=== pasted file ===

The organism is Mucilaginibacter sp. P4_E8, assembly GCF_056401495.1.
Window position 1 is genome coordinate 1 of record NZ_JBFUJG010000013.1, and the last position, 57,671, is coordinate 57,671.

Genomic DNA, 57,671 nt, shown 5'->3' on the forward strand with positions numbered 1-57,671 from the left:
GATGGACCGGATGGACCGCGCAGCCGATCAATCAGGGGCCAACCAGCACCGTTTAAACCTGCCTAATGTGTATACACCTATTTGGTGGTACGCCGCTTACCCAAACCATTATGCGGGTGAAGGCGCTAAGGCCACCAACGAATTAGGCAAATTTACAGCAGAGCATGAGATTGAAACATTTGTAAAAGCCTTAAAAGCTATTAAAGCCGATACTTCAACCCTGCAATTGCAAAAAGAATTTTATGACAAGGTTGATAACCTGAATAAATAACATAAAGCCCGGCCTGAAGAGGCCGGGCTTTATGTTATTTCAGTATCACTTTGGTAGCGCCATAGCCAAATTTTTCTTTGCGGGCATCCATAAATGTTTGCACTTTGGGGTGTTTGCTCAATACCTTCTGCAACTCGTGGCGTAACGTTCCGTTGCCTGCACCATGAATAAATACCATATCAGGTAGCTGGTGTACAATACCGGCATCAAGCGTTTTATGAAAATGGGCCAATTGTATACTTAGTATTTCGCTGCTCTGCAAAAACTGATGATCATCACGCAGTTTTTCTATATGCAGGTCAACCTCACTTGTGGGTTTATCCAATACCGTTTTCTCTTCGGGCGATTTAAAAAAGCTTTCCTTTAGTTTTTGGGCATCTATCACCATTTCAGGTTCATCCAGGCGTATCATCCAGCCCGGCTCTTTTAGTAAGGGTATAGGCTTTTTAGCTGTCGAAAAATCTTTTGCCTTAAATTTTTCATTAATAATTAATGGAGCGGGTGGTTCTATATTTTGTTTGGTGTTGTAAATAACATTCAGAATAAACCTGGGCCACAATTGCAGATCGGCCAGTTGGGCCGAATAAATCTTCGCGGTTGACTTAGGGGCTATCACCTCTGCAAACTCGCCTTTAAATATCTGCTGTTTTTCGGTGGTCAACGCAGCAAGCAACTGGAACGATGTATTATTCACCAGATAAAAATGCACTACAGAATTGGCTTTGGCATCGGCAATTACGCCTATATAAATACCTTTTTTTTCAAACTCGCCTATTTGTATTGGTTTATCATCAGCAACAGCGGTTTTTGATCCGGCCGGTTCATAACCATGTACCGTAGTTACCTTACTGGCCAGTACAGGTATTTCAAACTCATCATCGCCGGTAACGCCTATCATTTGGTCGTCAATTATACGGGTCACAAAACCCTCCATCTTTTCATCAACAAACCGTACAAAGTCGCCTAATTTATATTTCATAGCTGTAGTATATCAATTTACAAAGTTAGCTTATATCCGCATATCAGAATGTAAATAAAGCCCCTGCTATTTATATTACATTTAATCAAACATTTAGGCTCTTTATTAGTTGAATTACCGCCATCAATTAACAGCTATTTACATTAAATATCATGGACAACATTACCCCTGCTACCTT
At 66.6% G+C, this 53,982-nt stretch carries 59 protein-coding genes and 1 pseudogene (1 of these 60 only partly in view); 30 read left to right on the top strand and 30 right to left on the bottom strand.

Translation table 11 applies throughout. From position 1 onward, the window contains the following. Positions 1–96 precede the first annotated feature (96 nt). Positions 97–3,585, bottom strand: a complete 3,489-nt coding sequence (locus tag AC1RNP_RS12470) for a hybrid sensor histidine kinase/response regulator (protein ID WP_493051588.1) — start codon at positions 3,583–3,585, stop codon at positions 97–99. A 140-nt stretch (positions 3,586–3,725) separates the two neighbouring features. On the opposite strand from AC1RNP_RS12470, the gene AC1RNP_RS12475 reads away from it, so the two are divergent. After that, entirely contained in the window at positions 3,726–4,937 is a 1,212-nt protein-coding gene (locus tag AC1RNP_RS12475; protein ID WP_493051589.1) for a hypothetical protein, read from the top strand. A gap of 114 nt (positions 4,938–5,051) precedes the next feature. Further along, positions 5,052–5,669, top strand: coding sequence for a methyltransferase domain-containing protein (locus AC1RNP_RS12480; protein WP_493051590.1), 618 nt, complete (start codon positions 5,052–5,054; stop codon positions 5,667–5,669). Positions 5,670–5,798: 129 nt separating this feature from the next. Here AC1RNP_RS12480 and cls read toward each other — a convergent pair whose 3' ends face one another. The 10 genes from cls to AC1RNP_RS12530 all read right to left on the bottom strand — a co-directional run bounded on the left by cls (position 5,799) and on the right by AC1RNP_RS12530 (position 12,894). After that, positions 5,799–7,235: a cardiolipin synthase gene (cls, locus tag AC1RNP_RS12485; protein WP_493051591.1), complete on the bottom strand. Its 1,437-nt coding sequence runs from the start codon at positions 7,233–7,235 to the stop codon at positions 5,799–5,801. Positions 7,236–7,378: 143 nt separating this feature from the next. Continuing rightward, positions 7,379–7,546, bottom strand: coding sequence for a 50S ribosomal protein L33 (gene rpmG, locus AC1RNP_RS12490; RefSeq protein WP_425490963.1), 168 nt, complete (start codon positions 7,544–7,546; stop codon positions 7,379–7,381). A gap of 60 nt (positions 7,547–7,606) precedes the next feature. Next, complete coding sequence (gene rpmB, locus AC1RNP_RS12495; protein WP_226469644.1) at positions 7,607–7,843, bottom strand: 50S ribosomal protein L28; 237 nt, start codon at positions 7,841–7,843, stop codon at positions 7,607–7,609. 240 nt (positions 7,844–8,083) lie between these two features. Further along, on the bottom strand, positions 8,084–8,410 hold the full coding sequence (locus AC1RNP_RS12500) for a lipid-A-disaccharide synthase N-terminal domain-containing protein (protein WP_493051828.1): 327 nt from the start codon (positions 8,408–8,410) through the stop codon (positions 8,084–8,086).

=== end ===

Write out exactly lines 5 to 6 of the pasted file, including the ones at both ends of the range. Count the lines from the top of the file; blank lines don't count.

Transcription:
At 66.6% G+C, this 53,982-nt stretch carries 59 protein-coding genes and 1 pseudogene (1 of these 60 only partly in view); 30 read left to right on the top strand and 30 right to left on the bottom strand.

Translation table 11 applies throughout. From position 1 onward, the window contains the following. Positions 1–96 precede the first annotated feature (96 nt). Positions 97–3,585, bottom strand: a complete 3,489-nt coding sequence (locus tag AC1RNP_RS12470) for a hybrid sensor histidine kinase/response regulator (protein ID WP_493051588.1) — start codon at positions 3,583–3,585, stop codon at positions 97–99. A 140-nt stretch (positions 3,586–3,725) separates the two neighbouring features. On the opposite strand from AC1RNP_RS12470, the gene AC1RNP_RS12475 reads away from it, so the two are divergent. After that, entirely contained in the window at positions 3,726–4,937 is a 1,212-nt protein-coding gene (locus tag AC1RNP_RS12475; protein ID WP_493051589.1) for a hypothetical protein, read from the top strand. A gap of 114 nt (positions 4,938–5,051) precedes the next feature. Further along, positions 5,052–5,669, top strand: coding sequence for a methyltransferase domain-containing protein (locus AC1RNP_RS12480; protein WP_493051590.1), 618 nt, complete (start codon positions 5,052–5,054; stop codon positions 5,667–5,669). Positions 5,670–5,798: 129 nt separating this feature from the next. Here AC1RNP_RS12480 and cls read toward each other — a convergent pair whose 3' ends face one another. The 10 genes from cls to AC1RNP_RS12530 all read right to left on the bottom strand — a co-directional run bounded on the left by cls (position 5,799) and on the right by AC1RNP_RS12530 (position 12,894). After that, positions 5,799–7,235: a cardiolipin synthase gene (cls, locus tag AC1RNP_RS12485; protein WP_493051591.1), complete on the bottom strand. Its 1,437-nt coding sequence runs from the start codon at positions 7,233–7,235 to the stop codon at positions 5,799–5,801. Positions 7,236–7,378: 143 nt separating this feature from the next. Continuing rightward, positions 7,379–7,546, bottom strand: coding sequence for a 50S ribosomal protein L33 (gene rpmG, locus AC1RNP_RS12490; RefSeq protein WP_425490963.1), 168 nt, complete (start codon positions 7,544–7,546; stop codon positions 7,379–7,381). A gap of 60 nt (positions 7,547–7,606) precedes the next feature. Next, complete coding sequence (gene rpmB, locus AC1RNP_RS12495; protein WP_226469644.1) at positions 7,607–7,843, bottom strand: 50S ribosomal protein L28; 237 nt, start codon at positions 7,841–7,843, stop codon at positions 7,607–7,609. 240 nt (positions 7,844–8,083) lie between these two features. Further along, on the bottom strand, positions 8,084–8,410 hold the full coding sequence (locus AC1RNP_RS12500) for a lipid-A-disaccharide synthase N-terminal domain-containing protein (protein WP_493051828.1): 327 nt from the start codon (positions 8,408–8,410) through the stop codon (positions 8,084–8,086).